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Organized by Department of Communication, Faculty of Social and Political Sciences, Gadjah Mada University

The debate regarding technology and its role in human life is a classic one. Throughout human (r)evolution, technology has frequently created problems and offered solutions, with the reality of technology and its implementation often falling short of its imagination. Today, talking about technology usually means talking about information and communication technology, which has experienced rapid growth and astonishing development. The collaborative efforts of scientists and entrepreneurs from as far afield as Silicon Valley, Bengaluru, and Beijing, have introduced diverse forms of communication, including many 'new' channels.

To imagine the future, thus, one must question what forms of media will emerge in the coming decades and how it will affect human life. In the future, will the mass media offer a solution to such problems as climate change, social segregation, poverty, inequality, and health crises (including viral and bacterial pandemics)? For many, perhaps the future is no more important than the present; indeed, the two are inexorably linked. As such, our understanding of the future of mass media must also take the complexity of current conditions into consideration.

Human social life, as influenced by media and technology,  has faced and will face both tangible and intangible threats. Humans' interactions, both with others and with the world around them, have been brought into increasingly unfamiliar territory by dynamic. New forms of social interactions have been introduced and expanded by new technologies and media. The internet has introduced a dual reality, wherein social media platforms have replaced direct personal communication. Though seemingly unconfined by spatial and temporal constraints, these new interactions are actually quite limited.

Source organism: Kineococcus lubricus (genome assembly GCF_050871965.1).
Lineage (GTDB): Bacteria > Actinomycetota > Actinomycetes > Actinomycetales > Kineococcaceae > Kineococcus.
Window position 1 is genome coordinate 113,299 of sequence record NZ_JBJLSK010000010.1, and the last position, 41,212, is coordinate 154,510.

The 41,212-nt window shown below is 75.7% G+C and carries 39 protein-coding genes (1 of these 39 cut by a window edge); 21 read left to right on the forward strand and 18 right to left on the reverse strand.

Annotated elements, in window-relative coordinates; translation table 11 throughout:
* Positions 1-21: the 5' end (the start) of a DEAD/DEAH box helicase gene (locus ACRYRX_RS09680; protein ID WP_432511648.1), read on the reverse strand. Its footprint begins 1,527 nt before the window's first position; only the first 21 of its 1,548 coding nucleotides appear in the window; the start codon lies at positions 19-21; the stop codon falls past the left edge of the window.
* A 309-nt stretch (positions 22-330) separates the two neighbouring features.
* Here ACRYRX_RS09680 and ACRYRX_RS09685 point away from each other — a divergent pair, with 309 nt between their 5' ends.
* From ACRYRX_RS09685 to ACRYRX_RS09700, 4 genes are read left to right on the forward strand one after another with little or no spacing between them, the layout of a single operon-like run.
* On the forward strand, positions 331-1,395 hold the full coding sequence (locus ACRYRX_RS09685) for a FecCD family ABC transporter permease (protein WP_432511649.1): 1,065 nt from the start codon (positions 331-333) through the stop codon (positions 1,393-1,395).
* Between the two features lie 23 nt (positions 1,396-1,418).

Social systems have responded to these changes through their own internal mechanisms, employing their own particular forms of adaptation and differentiation. In doing so, the political, economic, cultural, legal, and education systems have used their own internal 'codes'. In the social sciences, it is necessary to find an ideal response. Has social science (including its scholars, institutions, curricula, research, and publication) been able to respond optimally to ongoing technological advances, to future mass media, and to the social complexities created by their interplay?

This panel seeks to discuss the three dimensions of this problem: technology, future media, and the social world. It also investigates the position of the social sciences within the dynamic interplay of these dimensions.